S&P GSCI

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The S&P GSCI (formerly the Goldman Sachs Commodity Index) serves as a benchmark for investment in the commodity markets and as a measure of commodity performance over time. It is a tradable index that is readily available to market participants of the Chicago Mercantile Exchange. The index was originally developed in 1991, by Goldman Sachs. In 2007, ownership transferred to Standard & Poor's, who currently own and publish it. Futures of the S&P GSCI use a multiple of 250. The index contains a much higher exposure to energy than other commodity price indices such as the Dow Jones-UBS Commodity Index.

Index composition[edit]

The S&P GSCI contains as many commodities as possible, with rules excluding certain commodities to maintain liquidity and investability in the underlying futures markets. The index currently comprises 24 commodities from all commodity sectors - energy products, industrial metals, agricultural products, livestock products and precious metals. The wide range of constituent commodities provides the S&P GSCI with a high level of diversification, across subsectors and within each subsector. This diversity mutes the impact of highly idiosyncratic events, which have large implications for the individual commodity markets, but are minimised when aggregated to the level of the S&P GSCI.

The diversity of the S&P GSCI's constituent commodities, along with their economic weighting allows the index to respond in a stable way to world economic growth, even as the composition of global growth changes across time. When industrialised economies dominate world growth, the metals sector of the GSCI generally responds more than the agricultural components. Conversely, when emerging markets dominate world growth, petroleum-based commodities and agricultural commodities tend to be more responsive.[1]

Economic weighting[edit]

The S&P GSCI is a world-production weighted index that is based on the average quantity of production of each commodity in the index, over the last five years of available data. This allows the S&P GSCI to be a measure of investment performance as well as serve as an economic indicator.

Production weighting is a quintessential attribute for the index to be a measure of investment performance. This is achieved by assigning a weight to each asset based on the amount of capital dedicated to holding that asset just as market capitalisation is used to assign weights to components of equity indices. Since the appropriate weight assigned to each commodity is in proportion to the amount of that commodity flowing through the economy, the index is also an economic indicator.[2]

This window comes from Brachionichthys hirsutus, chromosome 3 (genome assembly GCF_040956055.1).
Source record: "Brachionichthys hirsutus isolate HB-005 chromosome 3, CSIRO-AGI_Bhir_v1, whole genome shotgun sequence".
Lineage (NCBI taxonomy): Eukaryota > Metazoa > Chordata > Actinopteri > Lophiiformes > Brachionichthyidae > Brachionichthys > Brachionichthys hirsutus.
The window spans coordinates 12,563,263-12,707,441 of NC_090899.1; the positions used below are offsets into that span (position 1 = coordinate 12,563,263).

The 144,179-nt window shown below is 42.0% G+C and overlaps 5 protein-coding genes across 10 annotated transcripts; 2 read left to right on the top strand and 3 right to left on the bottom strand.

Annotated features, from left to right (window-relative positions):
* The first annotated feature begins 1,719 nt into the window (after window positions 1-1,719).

Controversy[edit]

However, in a Jun 2010 article in The Economist, the argument is made that Index-tracking funds (of which Goldman Sachs Commodity Index was one) did not cause the bubble. It describes a report by the Organisation for Economic Co-operation and Development that used data from the Commodity Futures Trading Commission to make the case. For example, the report points out that even commodities without futures markets also saw price rises during the period.[1] However, counter-arguments have been made that the commodities without futures markets saw their prices rise as a consequence of the rising prices of commodities with futures markets: the World Development Movement, a social justice lobbying organization, states there is strong evidence that the rising price of wheat caused the price of rice to subsequently rise.

Leah McGrath Goodman, a reporter with experience covering commodities markets, described an experience writing about the Goldman Sachs Commodities Index in her book "The Asylum". Around 2007, she wrote an article for the Futures Industry Association trade magazine about the indexes. She concluded the massive amount of money in the indexes following the oil futures market dwarfed the actual oil futures market, by around 5 to 1. She alluded to the theories of Milton Friedman, who believed that inflation was caused by "too many dollars chasing after too few goods". She concluded that the indexes were apparently thus causing oil prices to rise. Her article was dropped after a man from the FIA magazine showed it "to people around Washington" and told her it would be "politically explosive".[2]

Components and weights[edit]

S&P GSCI Components and Dollar Weights as of May 07, 2020[3]
Energy 61.71% Industrial Metals 10.65% Precious Metals 4.50% Agriculture 15.88% Livestock 7.25%
WTI Crude Oil 25.31% LME Aluminium 3.69% Gold 4.08% Chicago Wheat 2.85% Live Cattle 3.90%
Brent Crude Oil 18.41% LME Copper 4.36% Silver 0.42% Kansas Wheat 1.25% Feeder Cattle 1.30%
RBOB Gasoline 4.53% LME Lead 0.68% Corn 4.90% Lean Hogs 2.05%
Heating Oil 4.27% LME Nickel 0.80% Soybeans 3.11%
Gasoil 5.95% LME Zinc 1.12% Cotton 1.26%
Natural Gas 3.24% Sugar 1.52%
Coffee 0.65%
Cocoa 0.34%

See all[edit]

External links[edit]

  1. ^ Clearing the usual suspects , Buttonwood, The Economist, 2010 6 24
  2. ^ The Asylum, Leah McGrath Goodman, 2011, Harper Collins, p 327- 328
  3. ^ "S&P GSCI Methodology" (PDF). S&P Dow Jones Indices. S&P Global. p. 26. Retrieved 2020-05-06.